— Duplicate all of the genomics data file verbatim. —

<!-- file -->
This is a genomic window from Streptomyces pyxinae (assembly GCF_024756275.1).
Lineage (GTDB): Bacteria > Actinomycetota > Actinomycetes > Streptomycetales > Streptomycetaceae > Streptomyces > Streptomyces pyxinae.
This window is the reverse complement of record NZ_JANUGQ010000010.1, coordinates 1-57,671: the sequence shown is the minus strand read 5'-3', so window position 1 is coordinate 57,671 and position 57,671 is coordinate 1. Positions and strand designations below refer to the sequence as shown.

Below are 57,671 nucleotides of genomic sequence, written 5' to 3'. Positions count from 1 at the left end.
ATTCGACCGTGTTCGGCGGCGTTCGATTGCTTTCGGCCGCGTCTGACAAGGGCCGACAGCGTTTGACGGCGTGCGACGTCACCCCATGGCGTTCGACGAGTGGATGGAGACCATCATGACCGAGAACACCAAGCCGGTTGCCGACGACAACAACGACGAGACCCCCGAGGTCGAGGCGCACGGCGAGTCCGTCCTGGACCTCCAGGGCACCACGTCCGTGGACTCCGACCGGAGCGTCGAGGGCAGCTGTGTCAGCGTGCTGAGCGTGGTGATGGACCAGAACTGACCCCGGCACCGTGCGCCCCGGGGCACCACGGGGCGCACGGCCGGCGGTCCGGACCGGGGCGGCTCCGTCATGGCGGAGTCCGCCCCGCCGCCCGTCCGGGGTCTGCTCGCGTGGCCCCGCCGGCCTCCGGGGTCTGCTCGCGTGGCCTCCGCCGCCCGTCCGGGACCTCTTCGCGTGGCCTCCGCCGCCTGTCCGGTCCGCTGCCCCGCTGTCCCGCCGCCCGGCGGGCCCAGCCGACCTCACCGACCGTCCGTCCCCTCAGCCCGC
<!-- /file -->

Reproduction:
This is a genomic window from Streptomyces pyxinae (assembly GCF_024756275.1).
Lineage (GTDB): Bacteria > Actinomycetota > Actinomycetes > Streptomycetales > Streptomycetaceae > Streptomyces > Streptomyces pyxinae.
This window is the reverse complement of record NZ_JANUGQ010000010.1, coordinates 1-57,671: the sequence shown is the minus strand read 5'-3', so window position 1 is coordinate 57,671 and position 57,671 is coordinate 1. Positions and strand designations below refer to the sequence as shown.

Below are 57,671 nucleotides of genomic sequence, written 5' to 3'. Positions count from 1 at the left end.
ATTCGACCGTGTTCGGCGGCGTTCGATTGCTTTCGGCCGCGTCTGACAAGGGCCGACAGCGTTTGACGGCGTGCGACGTCACCCCATGGCGTTCGACGAGTGGATGGAGACCATCATGACCGAGAACACCAAGCCGGTTGCCGACGACAACAACGACGAGACCCCCGAGGTCGAGGCGCACGGCGAGTCCGTCCTGGACCTCCAGGGCACCACGTCCGTGGACTCCGACCGGAGCGTCGAGGGCAGCTGTGTCAGCGTGCTGAGCGTGGTGATGGACCAGAACTGACCCCGGCACCGTGCGCCCCGGGGCACCACGGGGCGCACGGCCGGCGGTCCGGACCGGGGCGGCTCCGTCATGGCGGAGTCCGCCCCGCCGCCCGTCCGGGGTCTGCTCGCGTGGCCCCGCCGGCCTCCGGGGTCTGCTCGCGTGGCCTCCGCCGCCCGTCCGGGACCTCTTCGCGTGGCCTCCGCCGCCTGTCCGGTCCGCTGCCCCGCTGTCCCGCCGCCCGGCGGGCCCAGCCGACCTCACCGACCGTCCGTCCCCTCAGCCCGC